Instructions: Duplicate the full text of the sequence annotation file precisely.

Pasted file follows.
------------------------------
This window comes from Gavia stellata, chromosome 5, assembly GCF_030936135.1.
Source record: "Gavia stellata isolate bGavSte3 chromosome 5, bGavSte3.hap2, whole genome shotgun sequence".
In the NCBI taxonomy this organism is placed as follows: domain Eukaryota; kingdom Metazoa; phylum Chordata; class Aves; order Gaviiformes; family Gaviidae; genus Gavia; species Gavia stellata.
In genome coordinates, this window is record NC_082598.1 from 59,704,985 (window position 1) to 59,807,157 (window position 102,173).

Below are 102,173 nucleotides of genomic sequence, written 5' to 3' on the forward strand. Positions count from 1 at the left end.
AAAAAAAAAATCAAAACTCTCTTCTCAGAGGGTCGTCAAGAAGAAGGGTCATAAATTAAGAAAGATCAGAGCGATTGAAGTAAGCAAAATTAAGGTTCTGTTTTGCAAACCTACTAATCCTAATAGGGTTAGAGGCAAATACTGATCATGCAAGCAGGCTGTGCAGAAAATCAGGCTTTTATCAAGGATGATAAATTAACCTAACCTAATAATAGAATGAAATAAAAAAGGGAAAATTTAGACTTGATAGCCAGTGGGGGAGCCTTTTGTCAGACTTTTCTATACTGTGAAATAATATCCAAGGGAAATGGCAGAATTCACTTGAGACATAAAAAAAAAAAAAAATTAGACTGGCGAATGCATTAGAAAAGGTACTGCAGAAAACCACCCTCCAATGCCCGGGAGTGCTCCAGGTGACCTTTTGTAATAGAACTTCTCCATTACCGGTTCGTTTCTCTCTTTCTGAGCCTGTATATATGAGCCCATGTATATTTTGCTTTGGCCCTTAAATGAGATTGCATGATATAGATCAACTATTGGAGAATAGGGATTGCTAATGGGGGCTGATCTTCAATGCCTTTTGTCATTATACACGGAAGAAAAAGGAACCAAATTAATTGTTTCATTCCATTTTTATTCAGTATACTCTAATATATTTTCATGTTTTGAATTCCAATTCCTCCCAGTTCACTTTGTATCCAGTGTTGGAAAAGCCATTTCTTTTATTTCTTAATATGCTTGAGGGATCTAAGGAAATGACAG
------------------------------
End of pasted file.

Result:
This window comes from Gavia stellata, chromosome 5, assembly GCF_030936135.1.
Source record: "Gavia stellata isolate bGavSte3 chromosome 5, bGavSte3.hap2, whole genome shotgun sequence".
In the NCBI taxonomy this organism is placed as follows: domain Eukaryota; kingdom Metazoa; phylum Chordata; class Aves; order Gaviiformes; family Gaviidae; genus Gavia; species Gavia stellata.
In genome coordinates, this window is record NC_082598.1 from 59,704,985 (window position 1) to 59,807,157 (window position 102,173).

Below are 102,173 nucleotides of genomic sequence, written 5' to 3' on the forward strand. Positions count from 1 at the left end.
AAAAAAAAAATCAAAACTCTCTTCTCAGAGGGTCGTCAAGAAGAAGGGTCATAAATTAAGAAAGATCAGAGCGATTGAAGTAAGCAAAATTAAGGTTCTGTTTTGCAAACCTACTAATCCTAATAGGGTTAGAGGCAAATACTGATCATGCAAGCAGGCTGTGCAGAAAATCAGGCTTTTATCAAGGATGATAAATTAACCTAACCTAATAATAGAATGAAATAAAAAAGGGAAAATTTAGACTTGATAGCCAGTGGGGGAGCCTTTTGTCAGACTTTTCTATACTGTGAAATAATATCCAAGGGAAATGGCAGAATTCACTTGAGACATAAAAAAAAAAAAAAATTAGACTGGCGAATGCATTAGAAAAGGTACTGCAGAAAACCACCCTCCAATGCCCGGGAGTGCTCCAGGTGACCTTTTGTAATAGAACTTCTCCATTACCGGTTCGTTTCTCTCTTTCTGAGCCTGTATATATGAGCCCATGTATATTTTGCTTTGGCCCTTAAATGAGATTGCATGATATAGATCAACTATTGGAGAATAGGGATTGCTAATGGGGGCTGATCTTCAATGCCTTTTGTCATTATACACGGAAGAAAAAGGAACCAAATTAATTGTTTCATTCCATTTTTATTCAGTATACTCTAATATATTTTCATGTTTTGAATTCCAATTCCTCCCAGTTCACTTTGTATCCAGTGTTGGAAAAGCCATTTCTTTTATTTCTTAATATGCTTGAGGGATCTAAGGAAATGACAG